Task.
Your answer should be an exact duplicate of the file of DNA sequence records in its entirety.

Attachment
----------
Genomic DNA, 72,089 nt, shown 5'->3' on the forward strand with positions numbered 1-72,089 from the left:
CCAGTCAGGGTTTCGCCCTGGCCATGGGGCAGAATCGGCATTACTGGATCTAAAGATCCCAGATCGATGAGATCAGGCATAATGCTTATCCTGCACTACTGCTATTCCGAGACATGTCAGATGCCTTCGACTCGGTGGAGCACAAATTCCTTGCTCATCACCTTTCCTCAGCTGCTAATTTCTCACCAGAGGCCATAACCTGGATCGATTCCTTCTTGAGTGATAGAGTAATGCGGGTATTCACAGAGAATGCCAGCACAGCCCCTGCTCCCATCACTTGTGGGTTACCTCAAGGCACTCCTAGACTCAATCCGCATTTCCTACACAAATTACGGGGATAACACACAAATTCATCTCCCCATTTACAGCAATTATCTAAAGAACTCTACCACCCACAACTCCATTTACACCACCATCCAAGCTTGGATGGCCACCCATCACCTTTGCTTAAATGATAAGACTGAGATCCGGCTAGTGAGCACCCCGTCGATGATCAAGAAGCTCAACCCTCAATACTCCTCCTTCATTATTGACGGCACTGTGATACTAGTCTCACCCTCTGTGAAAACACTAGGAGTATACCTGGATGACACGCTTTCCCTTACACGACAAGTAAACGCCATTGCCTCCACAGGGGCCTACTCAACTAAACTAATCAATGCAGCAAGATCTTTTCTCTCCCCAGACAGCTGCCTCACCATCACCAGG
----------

Genomic DNA, 72,089 nt, shown 5'->3' on the forward strand with positions numbered 1-72,089 from the left:
CCAGTCAGGGTTTCGCCCTGGCCATGGGGCAGAATCGGCATTACTGGATCTAAAGATCCCAGATCGATGAGATCAGGCATAATGCTTATCCTGCACTACTGCTATTCCGAGACATGTCAGATGCCTTCGACTCGGTGGAGCACAAATTCCTTGCTCATCACCTTTCCTCAGCTGCTAATTTCTCACCAGAGGCCATAACCTGGATCGATTCCTTCTTGAGTGATAGAGTAATGCGGGTATTCACAGAGAATGCCAGCACAGCCCCTGCTCCCATCACTTGTGGGTTACCTCAAGGCACTCCTAGACTCAATCCGCATTTCCTACACAAATTACGGGGATAACACACAAATTCATCTCCCCATTTACAGCAATTATCTAAAGAACTCTACCACCCACAACTCCATTTACACCACCATCCAAGCTTGGATGGCCACCCATCACCTTTGCTTAAATGATAAGACTGAGATCCGGCTAGTGAGCACCCCGTCGATGATCAAGAAGCTCAACCCTCAATACTCCTCCTTCATTATTGACGGCACTGTGATACTAGTCTCACCCTCTGTGAAAACACTAGGAGTATACCTGGATGACACGCTTTCCCTTACACGACAAGTAAACGCCATTGCCTCCACAGGGGCCTACTCAACTAAACTAATCAATGCAGCAAGATCTTTTCTCTCCCCAGACAGCTGCCTCACCATCACCAGG